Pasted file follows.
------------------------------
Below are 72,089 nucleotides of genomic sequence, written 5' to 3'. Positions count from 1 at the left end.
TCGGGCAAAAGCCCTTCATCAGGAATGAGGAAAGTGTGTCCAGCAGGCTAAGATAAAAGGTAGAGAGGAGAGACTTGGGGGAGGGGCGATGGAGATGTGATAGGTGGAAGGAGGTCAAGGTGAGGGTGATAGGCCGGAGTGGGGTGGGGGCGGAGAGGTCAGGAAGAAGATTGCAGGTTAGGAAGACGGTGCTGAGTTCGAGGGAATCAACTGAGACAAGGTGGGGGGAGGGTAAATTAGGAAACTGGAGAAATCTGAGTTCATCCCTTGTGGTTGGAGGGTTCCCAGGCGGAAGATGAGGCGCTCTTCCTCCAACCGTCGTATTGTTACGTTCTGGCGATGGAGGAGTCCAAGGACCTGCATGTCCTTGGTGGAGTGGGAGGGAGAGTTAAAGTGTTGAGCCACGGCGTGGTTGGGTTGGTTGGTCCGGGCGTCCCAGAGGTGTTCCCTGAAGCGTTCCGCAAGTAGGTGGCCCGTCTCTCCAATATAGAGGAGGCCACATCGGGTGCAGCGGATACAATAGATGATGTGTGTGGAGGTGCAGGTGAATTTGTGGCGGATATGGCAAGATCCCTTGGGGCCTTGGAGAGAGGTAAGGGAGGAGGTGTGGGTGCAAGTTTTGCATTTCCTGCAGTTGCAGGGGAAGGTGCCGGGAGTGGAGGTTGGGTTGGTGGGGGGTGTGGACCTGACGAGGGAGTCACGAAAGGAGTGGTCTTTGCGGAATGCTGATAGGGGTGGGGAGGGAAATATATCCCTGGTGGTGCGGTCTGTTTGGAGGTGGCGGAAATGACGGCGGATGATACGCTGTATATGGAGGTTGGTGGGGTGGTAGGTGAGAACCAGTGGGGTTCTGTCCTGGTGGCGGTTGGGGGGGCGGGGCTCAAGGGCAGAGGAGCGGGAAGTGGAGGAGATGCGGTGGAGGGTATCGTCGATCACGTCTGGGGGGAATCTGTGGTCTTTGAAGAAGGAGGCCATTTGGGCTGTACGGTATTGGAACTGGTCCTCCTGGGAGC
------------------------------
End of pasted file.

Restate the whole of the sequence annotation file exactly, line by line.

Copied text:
Below are 72,089 nucleotides of genomic sequence, written 5' to 3'. Positions count from 1 at the left end.
TCGGGCAAAAGCCCTTCATCAGGAATGAGGAAAGTGTGTCCAGCAGGCTAAGATAAAAGGTAGAGAGGAGAGACTTGGGGGAGGGGCGATGGAGATGTGATAGGTGGAAGGAGGTCAAGGTGAGGGTGATAGGCCGGAGTGGGGTGGGGGCGGAGAGGTCAGGAAGAAGATTGCAGGTTAGGAAGACGGTGCTGAGTTCGAGGGAATCAACTGAGACAAGGTGGGGGGAGGGTAAATTAGGAAACTGGAGAAATCTGAGTTCATCCCTTGTGGTTGGAGGGTTCCCAGGCGGAAGATGAGGCGCTCTTCCTCCAACCGTCGTATTGTTACGTTCTGGCGATGGAGGAGTCCAAGGACCTGCATGTCCTTGGTGGAGTGGGAGGGAGAGTTAAAGTGTTGAGCCACGGCGTGGTTGGGTTGGTTGGTCCGGGCGTCCCAGAGGTGTTCCCTGAAGCGTTCCGCAAGTAGGTGGCCCGTCTCTCCAATATAGAGGAGGCCACATCGGGTGCAGCGGATACAATAGATGATGTGTGTGGAGGTGCAGGTGAATTTGTGGCGGATATGGCAAGATCCCTTGGGGCCTTGGAGAGAGGTAAGGGAGGAGGTGTGGGTGCAAGTTTTGCATTTCCTGCAGTTGCAGGGGAAGGTGCCGGGAGTGGAGGTTGGGTTGGTGGGGGGTGTGGACCTGACGAGGGAGTCACGAAAGGAGTGGTCTTTGCGGAATGCTGATAGGGGTGGGGAGGGAAATATATCCCTGGTGGTGCGGTCTGTTTGGAGGTGGCGGAAATGACGGCGGATGATACGCTGTATATGGAGGTTGGTGGGGTGGTAGGTGAGAACCAGTGGGGTTCTGTCCTGGTGGCGGTTGGGGGGGCGGGGCTCAAGGGCAGAGGAGCGGGAAGTGGAGGAGATGCGGTGGAGGGTATCGTCGATCACGTCTGGGGGGAATCTGTGGTCTTTGAAGAAGGAGGCCATTTGGGCTGTACGGTATTGGAACTGGTCCTCCTGGGAGC